“Whether it is related to less stigma, or a byproduct of accessibility and ease-of-use to type a message in an app, it seems as if there is less of a barrier to take that first step in pursuing help. The responses from AI being non-judgmental was described as one of the key factors in finding the AI intervention to be effective, though many users also commented on their initial thoughts of using AI for this purpose to be “silly” or that they were hesitant to do so, thus I’m not certain if it’s a lack of stigma with AI that leads them to attempt it initially, though it certainly seems to be a factor that keeps people engaged with the technology as a form of treatment. I received direct communication from Sarah Baldry, the Vice President of Global Marketing for Wysa (the app utilised in the article linked above) who indicated that WYSA has received reports from 352 individuals who had used the Wysa app up to that point, who claimed the app saved their lives. Whether any of these individuals would have pursued therapy elsewhere if they had not been able to use this app is difficult to say, though it seems as if they were at least willing to use an AI-based app first and found it to be effective.”

Can a Chatbot lift someone’s spirit? Offer emotional support?

“Certainly. One of the most commonly reported factors in the efficacy of AI-based mental health apps (in addition to the interaction being non-judgmental) is the ease of conversation that people find with using the app. Generally, people find it to be quite similar to conversation with a live person, thus the responses sent to the patient hold similar weight as if they were receiving validation or supportive statements from another human. We know that words matter, and they can be used to provide emotional support or to lift someone’s spirits. From what we can tell, there doesn’t seem to be much drop-off in impact when these words are originating from an AI Chatbot as opposed to coming from an individual therapist.”

While AI and Chatbot’s have been programmed to recognise certain keywords or phrases that indicates a crisis (self-harm, suicide thoughts) and then offers appropriate resources, and in many cases connects the user to a human crisis intervention specialist - how confident are you in allowing these Chatbot’s to make a diagnosis?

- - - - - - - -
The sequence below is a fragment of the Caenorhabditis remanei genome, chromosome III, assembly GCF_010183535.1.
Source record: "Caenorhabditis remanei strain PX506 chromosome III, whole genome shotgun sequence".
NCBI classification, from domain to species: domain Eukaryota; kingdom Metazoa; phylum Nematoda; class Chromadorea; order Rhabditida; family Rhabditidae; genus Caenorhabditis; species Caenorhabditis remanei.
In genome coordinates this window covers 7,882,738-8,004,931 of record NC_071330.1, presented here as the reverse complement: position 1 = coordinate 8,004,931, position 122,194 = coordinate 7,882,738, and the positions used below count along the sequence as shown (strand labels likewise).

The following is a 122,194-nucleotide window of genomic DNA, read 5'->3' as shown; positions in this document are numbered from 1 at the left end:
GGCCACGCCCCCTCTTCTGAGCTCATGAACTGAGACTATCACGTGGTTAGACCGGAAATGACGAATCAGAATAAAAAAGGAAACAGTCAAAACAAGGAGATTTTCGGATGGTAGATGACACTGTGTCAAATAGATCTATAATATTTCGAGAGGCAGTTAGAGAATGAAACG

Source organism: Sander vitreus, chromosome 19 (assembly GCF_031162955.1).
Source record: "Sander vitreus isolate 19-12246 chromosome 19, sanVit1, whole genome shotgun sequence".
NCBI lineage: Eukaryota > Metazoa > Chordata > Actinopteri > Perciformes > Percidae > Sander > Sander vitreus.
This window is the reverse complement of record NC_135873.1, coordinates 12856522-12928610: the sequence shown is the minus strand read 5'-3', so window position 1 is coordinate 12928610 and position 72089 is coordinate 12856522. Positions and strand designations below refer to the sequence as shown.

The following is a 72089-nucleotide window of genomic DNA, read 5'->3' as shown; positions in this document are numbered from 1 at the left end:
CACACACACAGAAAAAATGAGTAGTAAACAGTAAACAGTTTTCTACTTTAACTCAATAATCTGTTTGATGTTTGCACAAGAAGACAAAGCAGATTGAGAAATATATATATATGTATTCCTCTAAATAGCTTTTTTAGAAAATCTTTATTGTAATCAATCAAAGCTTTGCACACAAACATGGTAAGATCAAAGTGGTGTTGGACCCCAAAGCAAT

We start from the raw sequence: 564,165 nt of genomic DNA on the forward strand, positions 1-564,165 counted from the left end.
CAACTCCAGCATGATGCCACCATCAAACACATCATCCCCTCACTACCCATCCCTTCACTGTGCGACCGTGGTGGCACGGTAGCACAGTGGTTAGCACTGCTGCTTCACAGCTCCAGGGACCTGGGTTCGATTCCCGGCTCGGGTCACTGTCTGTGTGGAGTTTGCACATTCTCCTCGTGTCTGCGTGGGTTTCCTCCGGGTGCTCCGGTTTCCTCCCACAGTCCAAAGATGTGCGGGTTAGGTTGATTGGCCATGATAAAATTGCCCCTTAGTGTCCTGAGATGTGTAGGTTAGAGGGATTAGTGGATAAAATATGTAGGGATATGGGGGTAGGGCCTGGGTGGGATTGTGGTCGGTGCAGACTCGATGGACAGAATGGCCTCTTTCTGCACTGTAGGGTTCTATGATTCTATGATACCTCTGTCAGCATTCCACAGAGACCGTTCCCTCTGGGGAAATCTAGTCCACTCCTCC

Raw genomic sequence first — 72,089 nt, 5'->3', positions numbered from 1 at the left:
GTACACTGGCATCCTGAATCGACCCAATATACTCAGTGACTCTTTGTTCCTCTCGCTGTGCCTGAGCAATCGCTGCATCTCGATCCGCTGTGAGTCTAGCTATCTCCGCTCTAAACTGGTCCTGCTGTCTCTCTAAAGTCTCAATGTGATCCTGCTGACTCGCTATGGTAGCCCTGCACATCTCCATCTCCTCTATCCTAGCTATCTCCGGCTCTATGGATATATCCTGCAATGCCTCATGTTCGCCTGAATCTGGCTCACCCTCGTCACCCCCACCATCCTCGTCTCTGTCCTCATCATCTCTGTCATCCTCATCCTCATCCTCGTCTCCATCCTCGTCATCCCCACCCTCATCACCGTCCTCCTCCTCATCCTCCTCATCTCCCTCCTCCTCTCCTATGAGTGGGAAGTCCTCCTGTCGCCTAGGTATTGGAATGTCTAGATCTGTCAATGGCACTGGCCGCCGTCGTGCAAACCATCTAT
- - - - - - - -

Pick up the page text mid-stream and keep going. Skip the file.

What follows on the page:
“I would say that we’re still pretty far from accepting AI being able to diagnose people consistently. While much of the diagnostic criteria detailed in the DSM-V is made up of conjunctive and disjunctive lists – something that AI would theoretically be able to “learn” pretty handily – there is often nuance and clarification of symptoms required, which can take a good amount of time and may still not be definitive. For example, someone may indicate they have racing thoughts, which could be attributable to anxiety, Bipolar Disorder, ADHD, intoxication on a substance, hypervigilance related to a prior traumatic experience and so on.

“It is worth noting that there are already aspects of some neuropsychological assessments that are scored via algorithms, which AI may be able to help facilitate interpretation of the data findings, though the utility of this is likely somewhat limited as the psychologist administering the testing has to also weigh in on the patient’s effort level and engagement in the testing as part of the evaluation, meaning AI can’t yet autonomously perform this currently.”

Let’s discuss the one-on-one relationship patients have with their therapists and answer the question - will AI someday be analogous to the face-to-face patient-therapist interconnection? Is it safe to say this technology will never replace the human therapist?

“I would hesitate to use the word ‘never’ given we have seen AI advance so profoundly in recent years and at one point I wouldn’t have imagined we could reach the level of sophistication that we currently have. Despite this, I would say that we are nowhere near the point of replacing human therapists entirely. We would need further advancement in AI’s ability to comprehend psychodynamics, to appreciate the subtlety of non-verbal communication from patients, to utilise discretion effectively as to when to confront or make interpretations of information that patients provide and so on. Thus far, we have seen good efficacy of AI completing some of the standardised aspects of certain types of therapy, though there are treatment approaches that can be helpful to people outside of using CBT. 

Beyond even what AI would have to learn, there are substantial logistical barriers to AI effectively replacing therapists, namely public acceptance. 

“Even for job responsibilities that don't require extensive training or education to perform and there is existing technology to effectively perform this job (i.e., cashiers and self-checkout stations, bank tellers and ATMs, etc.), there are still humans performing these jobs in many settings. Societal acceptance and widespread adoption of technologies tend to occur very slowly; I would anticipate this would be similar, or even slower, when considering replacement of a human performing such intricate work and navigating such intimate information as a therapist would.”

Byline by Dr. Ryan Wade, a board-certified Yale-educated psychiatrist and Director of Addiction Services at Silver Hill Hospital in New Canaan, Connecticut, and the Medical Director at Freedom Institute in midtown Manhattan.